Last week, Republican presidential candidate Jeb Bush released a plan to end the Supplemental Nutrition Assistance Program (SNAP), formerly known as food stamps, and replace it with new federal “Right to Rise” grants that states could use to pay for programs to assist lower-income families. Without more details, it’s impossible to assess how these new grants would provide benefits to eligible families, but SNAP has successfully provided support to millions of Americans over its 50-plus year history so replacing the program carries its own risks. Here are five ways in which SNAP has helped families reduce food insecurity and supported the country’s most vulnerable citizens.
SNAP reduces poverty. Research shows that SNAP reduces food insecurity, and also helps lift people out of poverty. As part of the newly released book SNAP Matters, in which leading scholars examine the role and impact of the program, Laura Tiehen and her colleagues examined how adding SNAP benefits to family income affects the number of people who would otherwise fall under the official federal poverty measure. They found that in 2011, an additional 3.9 million people would have fallen into poverty without SNAP.
The program’s impact was even more pronounced when the researchers used the Census Bureau’s supplemental poverty measure (SPM), an alternative metric that adjusts the official poverty measure by taking into account many government programs designed to assist low-income families and individuals, and certain expenses from cash income. Using the SPM, the researchers estimated that 4.6 million people were lifted out of poverty by the purchasing power of SNAP benefits.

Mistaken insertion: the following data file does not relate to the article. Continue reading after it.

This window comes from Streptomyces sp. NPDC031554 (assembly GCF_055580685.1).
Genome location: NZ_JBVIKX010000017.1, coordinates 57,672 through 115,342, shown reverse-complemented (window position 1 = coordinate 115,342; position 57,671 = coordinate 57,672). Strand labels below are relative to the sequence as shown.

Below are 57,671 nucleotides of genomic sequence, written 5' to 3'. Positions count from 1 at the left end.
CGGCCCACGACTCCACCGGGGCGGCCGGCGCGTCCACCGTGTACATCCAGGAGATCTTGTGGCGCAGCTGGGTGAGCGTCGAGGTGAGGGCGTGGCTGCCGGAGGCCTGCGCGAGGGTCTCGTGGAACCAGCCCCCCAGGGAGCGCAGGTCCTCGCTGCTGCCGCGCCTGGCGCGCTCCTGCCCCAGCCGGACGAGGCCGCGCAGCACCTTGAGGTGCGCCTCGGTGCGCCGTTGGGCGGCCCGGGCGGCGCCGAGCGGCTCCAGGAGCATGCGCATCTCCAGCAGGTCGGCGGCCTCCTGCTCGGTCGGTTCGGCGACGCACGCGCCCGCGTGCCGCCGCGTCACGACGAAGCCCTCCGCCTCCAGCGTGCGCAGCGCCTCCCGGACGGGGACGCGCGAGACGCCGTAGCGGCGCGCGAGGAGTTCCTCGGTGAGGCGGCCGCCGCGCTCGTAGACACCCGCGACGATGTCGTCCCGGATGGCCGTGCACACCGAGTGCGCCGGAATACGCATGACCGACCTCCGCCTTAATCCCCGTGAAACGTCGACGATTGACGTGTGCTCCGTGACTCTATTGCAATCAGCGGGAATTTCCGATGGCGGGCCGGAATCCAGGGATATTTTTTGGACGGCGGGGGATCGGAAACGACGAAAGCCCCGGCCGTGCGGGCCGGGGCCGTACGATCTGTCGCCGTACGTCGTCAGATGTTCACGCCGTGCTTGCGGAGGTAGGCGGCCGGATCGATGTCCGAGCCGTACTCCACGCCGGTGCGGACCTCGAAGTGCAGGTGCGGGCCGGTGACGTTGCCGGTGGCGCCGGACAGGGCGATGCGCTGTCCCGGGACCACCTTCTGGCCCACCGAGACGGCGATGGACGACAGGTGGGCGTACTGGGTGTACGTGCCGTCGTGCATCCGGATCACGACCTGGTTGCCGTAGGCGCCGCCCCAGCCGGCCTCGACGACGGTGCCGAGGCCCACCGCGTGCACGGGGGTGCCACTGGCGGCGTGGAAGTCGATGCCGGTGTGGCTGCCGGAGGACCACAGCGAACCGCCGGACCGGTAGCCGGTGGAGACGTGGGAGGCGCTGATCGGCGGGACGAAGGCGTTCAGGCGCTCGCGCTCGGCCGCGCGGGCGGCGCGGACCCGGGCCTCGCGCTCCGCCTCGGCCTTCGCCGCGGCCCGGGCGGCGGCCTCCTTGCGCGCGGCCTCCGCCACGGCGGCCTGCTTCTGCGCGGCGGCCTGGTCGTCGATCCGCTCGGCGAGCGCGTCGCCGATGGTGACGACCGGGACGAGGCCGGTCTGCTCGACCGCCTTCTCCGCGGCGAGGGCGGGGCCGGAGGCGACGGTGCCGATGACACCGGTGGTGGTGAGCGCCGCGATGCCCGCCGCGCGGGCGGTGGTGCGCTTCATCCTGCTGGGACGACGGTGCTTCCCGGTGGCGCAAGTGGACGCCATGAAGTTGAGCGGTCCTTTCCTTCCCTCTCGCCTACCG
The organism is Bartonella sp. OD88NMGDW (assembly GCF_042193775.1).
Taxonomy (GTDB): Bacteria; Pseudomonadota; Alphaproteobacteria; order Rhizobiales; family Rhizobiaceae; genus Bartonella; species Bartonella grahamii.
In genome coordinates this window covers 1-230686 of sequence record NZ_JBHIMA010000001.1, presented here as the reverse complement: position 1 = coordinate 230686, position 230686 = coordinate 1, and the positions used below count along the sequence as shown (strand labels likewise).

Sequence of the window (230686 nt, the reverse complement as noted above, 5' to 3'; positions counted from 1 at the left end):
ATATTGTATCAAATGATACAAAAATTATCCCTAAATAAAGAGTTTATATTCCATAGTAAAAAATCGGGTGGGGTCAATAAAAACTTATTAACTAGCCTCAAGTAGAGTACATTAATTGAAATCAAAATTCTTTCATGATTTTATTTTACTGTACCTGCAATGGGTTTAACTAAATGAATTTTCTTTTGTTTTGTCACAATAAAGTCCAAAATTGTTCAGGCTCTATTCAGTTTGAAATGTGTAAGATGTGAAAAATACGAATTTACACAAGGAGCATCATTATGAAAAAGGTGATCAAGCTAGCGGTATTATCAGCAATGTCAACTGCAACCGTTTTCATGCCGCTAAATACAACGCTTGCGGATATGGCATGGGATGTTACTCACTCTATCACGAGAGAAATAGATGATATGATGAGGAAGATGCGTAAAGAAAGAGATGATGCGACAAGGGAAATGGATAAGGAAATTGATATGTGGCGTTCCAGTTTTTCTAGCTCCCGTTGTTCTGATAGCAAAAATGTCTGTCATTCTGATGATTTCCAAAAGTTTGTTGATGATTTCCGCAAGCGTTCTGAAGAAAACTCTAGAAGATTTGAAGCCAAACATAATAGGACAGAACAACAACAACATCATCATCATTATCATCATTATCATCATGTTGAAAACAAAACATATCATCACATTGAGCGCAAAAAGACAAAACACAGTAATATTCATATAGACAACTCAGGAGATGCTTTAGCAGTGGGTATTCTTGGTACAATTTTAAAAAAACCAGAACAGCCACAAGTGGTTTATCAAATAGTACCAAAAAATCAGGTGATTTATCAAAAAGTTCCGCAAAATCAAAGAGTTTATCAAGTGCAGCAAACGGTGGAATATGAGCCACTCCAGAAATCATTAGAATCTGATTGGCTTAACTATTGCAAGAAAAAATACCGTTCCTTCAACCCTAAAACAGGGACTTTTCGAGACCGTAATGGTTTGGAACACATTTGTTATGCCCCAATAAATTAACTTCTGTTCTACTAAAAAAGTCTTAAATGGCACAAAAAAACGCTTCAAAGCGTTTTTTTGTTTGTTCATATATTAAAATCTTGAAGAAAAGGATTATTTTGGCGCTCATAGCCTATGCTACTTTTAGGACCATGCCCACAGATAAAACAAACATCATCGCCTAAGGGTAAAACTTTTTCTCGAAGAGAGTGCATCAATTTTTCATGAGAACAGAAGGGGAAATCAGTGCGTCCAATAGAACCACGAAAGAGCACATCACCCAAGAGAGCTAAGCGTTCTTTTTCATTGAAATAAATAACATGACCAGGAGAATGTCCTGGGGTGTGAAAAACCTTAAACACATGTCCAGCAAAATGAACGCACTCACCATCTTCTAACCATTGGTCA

Other research suggests that SNAP can improve long-term health and well-being. Hilary Hoynes and her colleagues, for example, examined data from the original rollout of the food stamp program in the 1960s and 1970s and found that access to food stamps in childhood led to a significant reduction in the incidence of obesity, high blood pressure, and diabetes decades later.
SNAP reduces food insecurity. The rate of US food insecurity jumped significantly at the beginning of the Great Recession and, despite some progress toward economic recovery, has not abated since that time. In 2014, 48.1 million people—about one in six Americans—lived in food-insecure households, defined as households that reported low diet quality and variety and low food intake. But without SNAP, rates of food insecurity would be even higher: our colleagues Caroline Ratcliffe and Signe-Mary McKernan have estimated that receiving SNAP reduces the likelihood of being food insecure by roughly 30 percent.
Food insecurity can interfere with normal childhood development, and increases the likelihood of poor health outcomes in both children and adults. Failing to address food insecurity in a focused, energetic manner puts our future workforce and health as a nation at risk—and we already have some of the worst health outcomes among many other high-income countries.